Alcohol and Teens

  • Medical Author:
    Roxanne Dryden-Edwards, MD

    Dr. Roxanne Dryden-Edwards is an adult, child, and adolescent psychiatrist. She is a former Chair of the Committee on Developmental Disabilities for the American Psychiatric Association, Assistant Professor of Psychiatry at Johns Hopkins Hospital in Baltimore, Maryland, and Medical Director of the National Center for Children and Families in Bethesda, Maryland.

  • Medical Editor: Melissa Conrad Stöppler, MD
    Melissa Conrad Stöppler, MD

    Melissa Conrad Stöppler, MD

    Melissa Conrad Stöppler, MD, is a U.S. board-certified Anatomic Pathologist with subspecialty training in the fields of Experimental and Molecular Pathology. Dr. Stöppler's educational background includes a BA with Highest Distinction from the University of Virginia and an MD from the University of North Carolina. She completed residency training in Anatomic Pathology at Georgetown University followed by subspecialty fellowship training in molecular diagnostics and experimental pathology.

Prescription Drug Abuse Statistics

Quick GuideTeen Drug Abuse: Statistics, Facts, Warning Signs, and Symptoms

Teen Drug Abuse: Statistics, Facts, Warning Signs, and Symptoms

How can parents prevent alcohol use?

Clear communication by parents about the negative effects of alcohol, as well as about their expectations regarding drug use, has been found to significantly decrease teenage drinking. Adequate parental supervision has also been found to be a deterrent to alcohol use in youth. Alcohol, and other drug use, has been found to occur most often between the hours of 3 p.m. and 6 p.m., immediately after school and prior to parents' arrival at home from work. Teen participation in extracurricular activities has therefore been revealed to be an important measure in the prevention of alcohol use in this age group. Parents can also help educate teens about appropriate coping and stress-management strategies. For example, 15- to 16-year-olds who use religion to cope with stress tend to use drugs significantly less often and have less problems as a result of drinking than their peers who do not use religion to cope. Since effective treatment of teen depression can be a deterrent to alcohol use, parents who seek help for their depressed teen in a timely manner can also help prevent their adolescent from engaging in underage drinking.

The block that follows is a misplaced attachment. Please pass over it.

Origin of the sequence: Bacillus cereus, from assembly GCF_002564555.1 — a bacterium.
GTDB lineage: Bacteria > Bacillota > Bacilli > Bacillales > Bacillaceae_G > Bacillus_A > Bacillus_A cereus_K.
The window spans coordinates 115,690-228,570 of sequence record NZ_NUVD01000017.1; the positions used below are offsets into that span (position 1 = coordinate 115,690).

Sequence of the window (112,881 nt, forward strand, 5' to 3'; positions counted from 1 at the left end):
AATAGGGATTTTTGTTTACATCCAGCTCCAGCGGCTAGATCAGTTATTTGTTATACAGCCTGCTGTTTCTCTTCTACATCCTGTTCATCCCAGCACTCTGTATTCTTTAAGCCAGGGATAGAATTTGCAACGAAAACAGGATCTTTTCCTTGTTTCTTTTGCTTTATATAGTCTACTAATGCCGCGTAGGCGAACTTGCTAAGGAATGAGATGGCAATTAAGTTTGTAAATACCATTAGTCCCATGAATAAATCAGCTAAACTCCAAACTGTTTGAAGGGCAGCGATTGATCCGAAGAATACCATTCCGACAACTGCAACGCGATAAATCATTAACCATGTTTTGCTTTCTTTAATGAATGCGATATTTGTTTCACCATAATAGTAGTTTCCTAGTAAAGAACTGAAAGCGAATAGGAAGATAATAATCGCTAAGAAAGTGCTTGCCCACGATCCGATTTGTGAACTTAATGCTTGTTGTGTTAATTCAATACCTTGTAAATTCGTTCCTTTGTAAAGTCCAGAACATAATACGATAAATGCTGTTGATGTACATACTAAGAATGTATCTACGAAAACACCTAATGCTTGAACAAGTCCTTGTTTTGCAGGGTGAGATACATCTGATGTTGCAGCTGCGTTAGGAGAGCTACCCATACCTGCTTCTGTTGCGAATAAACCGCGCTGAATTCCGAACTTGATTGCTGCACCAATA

What are the symptoms and signs of alcohol intoxication?

Signs that indicate a person is intoxicated include the smell of alcohol on their breath or skin, glazed or bloodshot eyes, the person being unusually passive or argumentative, and/or deterioration in the person's appearance or hygiene. Other symptoms of intoxication include flushed skin and memory loss.

Medically Reviewed by a Doctor on 11/23/2015

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  • Alcohol and Teens - Personal Experience

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  • Alcohol and Teens - Signs and Symptoms

    What were the signs and symptoms associated with alcohol intoxication in you, a friend or your child?

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  • Alcohol and Teens - Parental Prevention

    As a parent of a teen, how do you try to prevent alcohol use and/or abuse?

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  • Alcohol and Teens - Causes and Risks

    If known, what were the risk factors for developing alcoholism as a teenager?

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  • Alcohol and Teens - Treatment

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  • Alcohol and Teens - Help for Teens

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